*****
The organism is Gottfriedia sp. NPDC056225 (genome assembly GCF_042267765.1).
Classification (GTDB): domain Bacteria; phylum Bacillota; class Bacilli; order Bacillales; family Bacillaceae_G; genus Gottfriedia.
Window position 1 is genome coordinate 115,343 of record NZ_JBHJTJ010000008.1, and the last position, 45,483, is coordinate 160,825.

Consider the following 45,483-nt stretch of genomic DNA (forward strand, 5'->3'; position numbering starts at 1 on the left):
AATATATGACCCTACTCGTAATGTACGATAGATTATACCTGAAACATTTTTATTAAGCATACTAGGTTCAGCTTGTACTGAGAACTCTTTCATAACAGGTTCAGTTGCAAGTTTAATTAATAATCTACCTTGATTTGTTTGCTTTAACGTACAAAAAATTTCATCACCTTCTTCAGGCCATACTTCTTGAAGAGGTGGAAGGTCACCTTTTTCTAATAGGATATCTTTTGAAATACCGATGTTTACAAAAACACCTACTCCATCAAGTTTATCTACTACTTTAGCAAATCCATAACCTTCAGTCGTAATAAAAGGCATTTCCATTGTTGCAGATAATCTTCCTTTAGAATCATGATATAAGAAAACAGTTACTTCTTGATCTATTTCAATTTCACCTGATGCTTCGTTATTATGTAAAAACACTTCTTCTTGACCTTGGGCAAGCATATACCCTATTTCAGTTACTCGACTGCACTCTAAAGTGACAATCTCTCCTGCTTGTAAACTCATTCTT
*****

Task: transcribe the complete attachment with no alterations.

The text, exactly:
The organism is Gottfriedia sp. NPDC056225 (genome assembly GCF_042267765.1).
Classification (GTDB): domain Bacteria; phylum Bacillota; class Bacilli; order Bacillales; family Bacillaceae_G; genus Gottfriedia.
Window position 1 is genome coordinate 115,343 of record NZ_JBHJTJ010000008.1, and the last position, 45,483, is coordinate 160,825.

Consider the following 45,483-nt stretch of genomic DNA (forward strand, 5'->3'; position numbering starts at 1 on the left):
AATATATGACCCTACTCGTAATGTACGATAGATTATACCTGAAACATTTTTATTAAGCATACTAGGTTCAGCTTGTACTGAGAACTCTTTCATAACAGGTTCAGTTGCAAGTTTAATTAATAATCTACCTTGATTTGTTTGCTTTAACGTACAAAAAATTTCATCACCTTCTTCAGGCCATACTTCTTGAAGAGGTGGAAGGTCACCTTTTTCTAATAGGATATCTTTTGAAATACCGATGTTTACAAAAACACCTACTCCATCAAGTTTATCTACTACTTTAGCAAATCCATAACCTTCAGTCGTAATAAAAGGCATTTCCATTGTTGCAGATAATCTTCCTTTAGAATCATGATATAAGAAAACAGTTACTTCTTGATCTATTTCAATTTCACCTGATGCTTCGTTATTATGTAAAAACACTTCTTCTTGACCTTGGGCAAGCATATACCCTATTTCAGTTACTCGACTGCACTCTAAAGTGACAATCTCTCCTGCTTGTAAACTCATTCTT